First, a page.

Home > Greatest Scores of the Twentieth Century, Reviews > THE MAGNIFICENT YANKEE – David Raksin



Original Review by Craig Lysy

In 1949 MGM studio executives were seeking a biopic of a famous American for their next film. They decided that the 1946 play The Magnificent Yankee by Emmet Lavery, which had a Broadway theatrical run of 159 performances would be their choice. Armand Deutsch was placed in charge of production with a $1.03 million budget, Emmet Lavery was hired to adapt his play for the film, and John Sturges was tasked with directing. Veteran stage and screen actor Louis Calhern was cast as Oliver Wendell Holmes Jr. Joining him would be Ann Harding as Fanny Bowditch Holmes, Eduard Franz as Justice Louis Brandeis, and Philip Ober as Owen Wister.

The film explores the life of supreme court justice Oliver Wendell Holmes Jr. (AKA The Great Dissenter) and his beloved wife Fanny, whom he adores. They are well known in Washington D.C. society for their entertaining parties thanks to Fanny, the consummate hostess. They are unable to have children yet with the aid of his life-long debating friend Justice Louis Brandeis he dedicates himself to the Supreme Court and in mentoring the many Harvard law clerks, who he ultimately comes to view as his sons. Tragically Wendell’s life descends into sadness when Fanny unexpectantly dies after 57 years of marriage. The film did not resonate with the public and was a commercial failure, losing $471,000, although critics lauded Calhern’s superb performance. The film received two Academy Award nominations for Best Actor, and Best Costume Design.

MGM Music Director Johnny Green assigned David Raksin to the film for the first of a trio of films with director John Sturges on which he would collaborate. Raksin understood that the film score would have to provide the necessary Americana, patriotism and nostalgia to support this larger-than-life American legend. To that end, he chose to interpolate “The Battle Hymn of the Republic” by William Steffe and Julia Ward Howe, “A Nightingale Sang in Berkeley Square” by Manning Sherwin and Eric Maschwitz, and “Auld Land Syne,” the traditional Scottish folk song with lyrics by Robert Burns.

For his soundscape, Raksin composed three primary themes. Wendell’s Theme offers seven-note phrasing that speaks of nobility, and solemnity born forthrightly by strings nobile. Throughout the film the theme emotes with a quiet dignity, strength and reverence, although its grand fanfare declarations of the Main Title, boldly speak to this legendary, and larger than life man. For Fanny’s Theme Raksin interpolated the song melody of “A Nightingale Sang in Berkeley Square”, which he transformed into a classic valzer gentile, providing the only feminine identity in the score. It offers both beauty and grace borne by strings eleganti with harp adornment, which carry us gently like a spring morning breeze. Supreme Court Theme offers esteem to the highest court of the land emoting with dignity and solemnity by French horns nobile and strings reverenziale. Its rendering as a processione trionfante in the “End Cast” offers its finest and grandest statements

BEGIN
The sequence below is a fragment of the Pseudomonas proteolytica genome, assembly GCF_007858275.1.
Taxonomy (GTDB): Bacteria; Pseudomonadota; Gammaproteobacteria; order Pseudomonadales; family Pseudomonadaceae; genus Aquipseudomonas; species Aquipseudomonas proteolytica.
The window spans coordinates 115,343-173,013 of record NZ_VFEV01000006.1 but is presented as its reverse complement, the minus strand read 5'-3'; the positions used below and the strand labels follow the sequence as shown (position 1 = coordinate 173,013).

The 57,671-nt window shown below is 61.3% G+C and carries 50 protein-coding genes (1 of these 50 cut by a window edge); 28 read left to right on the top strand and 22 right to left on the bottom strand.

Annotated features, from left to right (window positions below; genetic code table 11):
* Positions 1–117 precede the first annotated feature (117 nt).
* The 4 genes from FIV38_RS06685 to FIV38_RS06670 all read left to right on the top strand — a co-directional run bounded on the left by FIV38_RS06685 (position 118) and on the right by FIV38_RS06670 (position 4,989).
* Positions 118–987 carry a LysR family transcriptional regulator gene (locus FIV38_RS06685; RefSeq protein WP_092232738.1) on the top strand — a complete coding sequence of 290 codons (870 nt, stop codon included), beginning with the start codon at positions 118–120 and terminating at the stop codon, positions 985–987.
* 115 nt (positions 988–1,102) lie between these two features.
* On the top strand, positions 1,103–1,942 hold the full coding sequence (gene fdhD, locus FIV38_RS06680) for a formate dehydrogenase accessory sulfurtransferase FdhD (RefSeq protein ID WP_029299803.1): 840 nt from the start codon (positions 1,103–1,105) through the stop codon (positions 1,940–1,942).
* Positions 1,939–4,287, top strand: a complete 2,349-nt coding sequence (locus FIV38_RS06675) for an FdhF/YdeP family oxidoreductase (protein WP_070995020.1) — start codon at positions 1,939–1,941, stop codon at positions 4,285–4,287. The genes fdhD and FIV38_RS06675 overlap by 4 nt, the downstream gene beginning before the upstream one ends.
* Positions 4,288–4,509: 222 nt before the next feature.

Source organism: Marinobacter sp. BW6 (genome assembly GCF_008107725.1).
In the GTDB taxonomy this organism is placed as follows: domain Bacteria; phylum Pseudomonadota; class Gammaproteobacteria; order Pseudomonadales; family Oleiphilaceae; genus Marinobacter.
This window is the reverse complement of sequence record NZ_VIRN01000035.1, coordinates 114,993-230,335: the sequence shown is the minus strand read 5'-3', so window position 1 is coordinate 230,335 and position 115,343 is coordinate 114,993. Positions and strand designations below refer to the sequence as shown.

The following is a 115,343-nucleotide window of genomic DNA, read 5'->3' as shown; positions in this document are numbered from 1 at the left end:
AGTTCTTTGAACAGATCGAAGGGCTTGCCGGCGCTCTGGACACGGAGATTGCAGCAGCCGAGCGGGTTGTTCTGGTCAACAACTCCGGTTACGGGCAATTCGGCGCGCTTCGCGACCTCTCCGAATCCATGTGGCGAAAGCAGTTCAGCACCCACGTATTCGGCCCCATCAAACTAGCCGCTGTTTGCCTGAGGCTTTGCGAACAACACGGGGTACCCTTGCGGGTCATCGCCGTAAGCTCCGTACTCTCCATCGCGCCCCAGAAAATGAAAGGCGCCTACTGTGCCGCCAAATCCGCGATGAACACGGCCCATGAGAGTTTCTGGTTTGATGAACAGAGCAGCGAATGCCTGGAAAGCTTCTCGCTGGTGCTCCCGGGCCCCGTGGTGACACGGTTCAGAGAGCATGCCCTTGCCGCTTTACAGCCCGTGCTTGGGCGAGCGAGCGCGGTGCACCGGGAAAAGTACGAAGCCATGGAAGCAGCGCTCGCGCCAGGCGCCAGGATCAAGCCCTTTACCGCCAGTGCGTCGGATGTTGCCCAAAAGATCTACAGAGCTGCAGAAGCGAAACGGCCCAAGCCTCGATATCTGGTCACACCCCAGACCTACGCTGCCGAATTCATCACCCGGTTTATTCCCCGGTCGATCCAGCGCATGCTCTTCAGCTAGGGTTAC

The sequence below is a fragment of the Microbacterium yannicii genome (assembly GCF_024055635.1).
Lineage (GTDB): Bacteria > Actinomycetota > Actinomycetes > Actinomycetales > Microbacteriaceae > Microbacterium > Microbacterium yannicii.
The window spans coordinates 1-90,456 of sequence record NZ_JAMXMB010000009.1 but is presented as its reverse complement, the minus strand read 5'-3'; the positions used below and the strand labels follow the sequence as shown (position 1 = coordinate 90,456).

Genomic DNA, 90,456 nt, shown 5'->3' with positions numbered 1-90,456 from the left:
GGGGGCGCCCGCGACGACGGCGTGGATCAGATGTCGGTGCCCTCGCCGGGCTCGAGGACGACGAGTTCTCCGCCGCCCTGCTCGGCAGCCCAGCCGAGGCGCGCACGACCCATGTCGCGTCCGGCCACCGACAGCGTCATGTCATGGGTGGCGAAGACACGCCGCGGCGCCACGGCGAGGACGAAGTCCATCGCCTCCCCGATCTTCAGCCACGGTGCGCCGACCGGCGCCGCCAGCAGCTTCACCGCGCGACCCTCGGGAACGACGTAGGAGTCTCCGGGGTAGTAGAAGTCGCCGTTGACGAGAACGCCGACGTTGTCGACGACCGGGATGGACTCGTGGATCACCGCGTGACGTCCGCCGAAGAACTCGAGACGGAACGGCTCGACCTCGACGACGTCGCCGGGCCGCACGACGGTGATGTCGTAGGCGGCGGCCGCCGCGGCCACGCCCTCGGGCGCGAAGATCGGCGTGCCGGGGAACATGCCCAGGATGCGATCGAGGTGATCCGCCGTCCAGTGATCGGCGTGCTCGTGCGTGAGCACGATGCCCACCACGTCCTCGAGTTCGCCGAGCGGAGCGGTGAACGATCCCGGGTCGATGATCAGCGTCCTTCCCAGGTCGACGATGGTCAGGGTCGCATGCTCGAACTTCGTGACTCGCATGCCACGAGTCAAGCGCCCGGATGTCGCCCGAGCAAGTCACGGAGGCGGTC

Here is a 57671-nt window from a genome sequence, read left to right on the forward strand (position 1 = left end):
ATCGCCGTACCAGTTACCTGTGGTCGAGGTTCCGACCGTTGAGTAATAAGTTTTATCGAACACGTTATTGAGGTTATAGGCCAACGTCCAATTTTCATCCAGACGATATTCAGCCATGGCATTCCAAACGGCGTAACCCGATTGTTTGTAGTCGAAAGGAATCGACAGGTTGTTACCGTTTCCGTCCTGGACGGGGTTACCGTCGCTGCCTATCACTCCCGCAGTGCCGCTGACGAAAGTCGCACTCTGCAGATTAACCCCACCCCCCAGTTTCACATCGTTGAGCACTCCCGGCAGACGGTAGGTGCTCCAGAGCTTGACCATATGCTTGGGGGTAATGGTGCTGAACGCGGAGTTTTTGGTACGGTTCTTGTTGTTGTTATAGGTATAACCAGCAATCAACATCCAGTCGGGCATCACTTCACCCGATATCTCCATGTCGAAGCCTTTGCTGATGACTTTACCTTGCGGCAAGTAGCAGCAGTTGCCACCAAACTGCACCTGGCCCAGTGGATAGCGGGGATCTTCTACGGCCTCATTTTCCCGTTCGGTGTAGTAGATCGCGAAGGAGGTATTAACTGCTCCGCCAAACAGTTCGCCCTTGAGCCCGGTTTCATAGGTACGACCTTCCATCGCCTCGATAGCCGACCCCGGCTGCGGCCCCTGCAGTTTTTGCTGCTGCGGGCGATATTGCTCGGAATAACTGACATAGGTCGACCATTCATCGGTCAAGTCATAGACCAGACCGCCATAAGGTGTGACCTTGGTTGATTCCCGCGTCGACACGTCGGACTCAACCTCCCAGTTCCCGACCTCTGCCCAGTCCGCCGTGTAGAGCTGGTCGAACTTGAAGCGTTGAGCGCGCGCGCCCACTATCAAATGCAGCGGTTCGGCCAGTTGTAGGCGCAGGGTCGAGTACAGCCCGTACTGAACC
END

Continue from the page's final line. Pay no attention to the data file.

“Main Title” offers a rousing score highlight where Raksin brings to life the American icon. It opens with a grand declaration by horns trionfanti of Wendell’s Theme as the iconic lion of the MGM Studio logo roars. As Wendell’s Theme unfolds for a proud and forthright rendering the flow of the opening credits commences. At 1:05 we enter the film proper with Wendell’s Theme now voiced by French horn nobile as we see the Washington monument’s image the waters of its reflection pool. The theme flows with restrained dignity as Owen Wister offers narration about this great American patriot, the important people in his life, set against images of America’s government. It is 1902, and at 1:38 a spritely rendering of Wendell’s Theme atop strings felice support as he arrives by carriage at their potential new residence in the capital.

“Welcome to Washington” offers what be the score’s most beautiful cue. It reveals that Wendell is favorably disposed towards the house, but defers a decision with the broker until his wife Fanny, who is running late arrives. As she arrives, we are graced by her theme, an elegant valzer gentile. At 0:57 the music sours as Wendell discovers that Fanny has already committed them to the purchase as their furniture, which is draped, has already been placed in the house. She pacifies him and her theme resumes with sweet gentility. At 2:09 interplay of his theme and a solemn statement of the “The Battle Hymn of the Republic” unfolds as he reminisces about his action as a soldier against General Lee at the battle of Spotsylvania 40 years ago during the Civil War. Fanny’s waltz carries their departure as Wendell advises Dixon that he will purchase the house. They then board an automobile and depart for a trip to Spotsylvania so she may see the battlefield on which he fought.